New answers tagged

0

I would start by ignoring the left hand, and figuring out how to notate the right hand part on its own. From about 0:20, it seems to have two beats in the bar (a quarter note, then four 16th notes). Before and after that, there seem to be a lot of irregular tuplets (5:4, etc) so figure out where the main beats are and fit the rest of the notation around ...


1

This is a bit difficult to answer, since one person's aggressive might very well be another's bombastic, but see if any of these techniques strike your fancy: Liberal usage of dissonance and/or nonharmonic tones Instead of just rhythmic percussion/brass, try interspersing more ongoing rhythmic lines (or even pure polyrhythms) throughout all of the ...


1

My first suggestion would be to slow down the music to half speed, if you haven't tried that already. You can do that with a YouTube video by clicking on the settings gear icon and selecting the speed. It might make certain passages a little clearer to hear what note is being played when. For instance, I'm noticing that the first note is probably a pickup ...


2

Something that's related to your question is the mode theory. Here's a nice article on that! It boils down to: > If you play your scale (e.g. C major [C D E F G A B]) on a set of chords with a tonal centre of C major, and you focus on the relative position of the notes towards the C in the scale, it will sound happy (Ionian) > If you play your scale ...


1

A major scale is a diatonic scale. The sequence of intervals between the notes of a major scale is: whole, whole, half, whole, whole, whole, half.where "whole" stands for a whole tone (a red u-shaped curve in the figure), and "half" stands for a semitone (a red broken line in the figure). A major scale may be seen as two identical tetrachords separated by a ...


2

C# major's relative minor key is A# Minor. These two keys both contain the same notes but a different tonic (in this case the tonic being C# and A#, accordingly) C♯(i) D♯ E♯ F♯(iv) G♯(v) A♯ B♯ A♯(i) B♯ C♯ D♯(iv) E♯(v) F♯ G♯ This doesn't really have any bearing on how you write a song in a major key, but it does help us to understand the relationship ...


0

Mariah Carey's cover of I Want To Know What Love Is drops a semitone during the second chorus (the Foreigner original doesn't change key).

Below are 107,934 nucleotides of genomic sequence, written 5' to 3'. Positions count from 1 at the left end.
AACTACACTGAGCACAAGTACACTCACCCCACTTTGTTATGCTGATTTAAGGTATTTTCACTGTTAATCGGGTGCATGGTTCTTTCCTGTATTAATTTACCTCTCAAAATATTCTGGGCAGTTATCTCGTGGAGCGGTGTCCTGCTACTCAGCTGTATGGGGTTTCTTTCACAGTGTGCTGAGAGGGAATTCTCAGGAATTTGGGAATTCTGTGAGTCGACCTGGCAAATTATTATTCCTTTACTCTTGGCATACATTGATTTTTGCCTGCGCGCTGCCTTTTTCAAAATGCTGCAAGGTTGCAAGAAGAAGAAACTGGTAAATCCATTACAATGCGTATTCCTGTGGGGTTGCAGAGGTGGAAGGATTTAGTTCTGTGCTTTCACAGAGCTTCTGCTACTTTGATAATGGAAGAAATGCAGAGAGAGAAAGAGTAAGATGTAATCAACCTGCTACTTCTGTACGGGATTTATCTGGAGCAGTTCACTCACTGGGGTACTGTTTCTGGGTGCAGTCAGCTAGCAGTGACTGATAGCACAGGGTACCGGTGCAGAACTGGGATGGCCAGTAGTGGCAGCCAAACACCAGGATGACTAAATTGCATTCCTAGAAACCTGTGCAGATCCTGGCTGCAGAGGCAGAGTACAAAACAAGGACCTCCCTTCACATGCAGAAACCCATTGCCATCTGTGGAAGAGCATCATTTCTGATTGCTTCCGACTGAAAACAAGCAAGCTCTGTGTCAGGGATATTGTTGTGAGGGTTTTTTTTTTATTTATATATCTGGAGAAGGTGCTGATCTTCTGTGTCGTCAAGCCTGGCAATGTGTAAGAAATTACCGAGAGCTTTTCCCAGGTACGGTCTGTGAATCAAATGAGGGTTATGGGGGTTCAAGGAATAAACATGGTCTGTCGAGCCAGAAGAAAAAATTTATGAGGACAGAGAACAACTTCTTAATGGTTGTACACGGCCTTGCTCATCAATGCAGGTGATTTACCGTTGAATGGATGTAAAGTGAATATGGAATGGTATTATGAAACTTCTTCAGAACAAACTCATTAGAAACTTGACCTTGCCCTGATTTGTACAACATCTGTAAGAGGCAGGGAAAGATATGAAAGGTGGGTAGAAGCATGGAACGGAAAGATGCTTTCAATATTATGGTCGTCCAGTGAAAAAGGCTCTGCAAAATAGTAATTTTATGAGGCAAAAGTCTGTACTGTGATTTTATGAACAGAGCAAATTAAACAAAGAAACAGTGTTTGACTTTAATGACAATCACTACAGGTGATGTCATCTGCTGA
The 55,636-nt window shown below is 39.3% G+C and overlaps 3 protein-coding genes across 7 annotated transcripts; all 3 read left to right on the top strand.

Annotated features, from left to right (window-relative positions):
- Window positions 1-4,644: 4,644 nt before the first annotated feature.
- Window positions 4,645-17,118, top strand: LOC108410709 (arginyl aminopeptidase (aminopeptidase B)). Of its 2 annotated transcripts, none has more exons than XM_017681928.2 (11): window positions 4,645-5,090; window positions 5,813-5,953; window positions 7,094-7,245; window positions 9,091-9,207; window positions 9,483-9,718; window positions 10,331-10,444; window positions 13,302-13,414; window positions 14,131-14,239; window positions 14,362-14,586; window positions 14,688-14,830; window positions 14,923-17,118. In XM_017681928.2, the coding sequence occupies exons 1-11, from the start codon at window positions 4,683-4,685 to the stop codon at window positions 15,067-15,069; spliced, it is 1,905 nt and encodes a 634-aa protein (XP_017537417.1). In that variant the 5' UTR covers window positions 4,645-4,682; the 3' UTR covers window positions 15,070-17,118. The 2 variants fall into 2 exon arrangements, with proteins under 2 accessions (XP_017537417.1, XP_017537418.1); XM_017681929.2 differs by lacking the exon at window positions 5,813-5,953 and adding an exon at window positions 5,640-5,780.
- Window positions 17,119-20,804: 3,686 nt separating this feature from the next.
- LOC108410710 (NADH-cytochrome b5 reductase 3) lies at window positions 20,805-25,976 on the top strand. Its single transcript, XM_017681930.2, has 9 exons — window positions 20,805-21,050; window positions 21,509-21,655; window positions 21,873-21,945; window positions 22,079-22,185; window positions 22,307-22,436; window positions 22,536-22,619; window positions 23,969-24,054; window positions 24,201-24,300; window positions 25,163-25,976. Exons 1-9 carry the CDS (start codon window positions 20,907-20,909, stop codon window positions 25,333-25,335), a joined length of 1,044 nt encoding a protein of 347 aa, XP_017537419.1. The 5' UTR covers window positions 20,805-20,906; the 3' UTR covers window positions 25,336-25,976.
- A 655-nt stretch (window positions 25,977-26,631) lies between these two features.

0

No experience with that type of composing myself, but each syllable has up to two parts: the vowel and the consonant. In general, the more open the vowel and the more percussive the consonant, the louder the effect will be, e.g. moo moo moo will be much less dramatic than da da da. Voiced consonants will also be more noticeable than their unvoiced ...


1

Is changing tempo during the song and back again a common device used on modern popular music? Or is there a good reason to avoid this type thing? It's not common, but there is precedent: "We Do What We Can" by Sheryl Crow (track #10 from her debut album) "Fool in the Rain" by Led Zeppelin I could probably think of a few others, but it's getting ...


1

You mention "...showcase a vocal range" -- sometimes it's out of necessity rather than showcasing. Two examples I can think of offhand include: Islands in the Stream as recorded by Dolly Parton and Kenny Rogers. Kenny has the vocal lead for the first verse and chorus (in C major), but then the song modulates two whole tones lower (A♭ major) so that Dolly ...


3

Adding further to the two existing answers, the notes of MODES will fit slightly better than the notes of each major scale. On chord G, obviously, the G scale notes fit best. Still in the KEY of G, but on a D chord, the notes of D Mixolydian are a (slightly) better fit, and on a C chord, the notes from C Lydian likewise. So, what's happening is that on ...


6

I stand with Shevliaskovic on this: You can indeed do what ever you want. Taking your question as written, that is the exact correct response. However, I believe that this is what you really wanted to know: It is true that G Major key has a D Major chord as the dominant (fifth chord of the key), and that D Major key has G Major chord as the sub-dominant ...


6

First of all, since this is your composition, you can do whatever you want. Unless you're going for something very specific, like you want to write your song in a certain style, there are no limits. Go nuts. In your example, I assume you're in the G major key, and you have a D major chord, right? If this is the case, then yes you can freely use the D ...


2

Believe it or not what you are experiencing is very common and often done unconsciously without you even realizing what you are doing. Chord progressions cannot be copyrighted because there are only a certain number of common chords that fit in a given key. You might have seen the Axis of Awesome video where they demonstrate that the same chord progression ...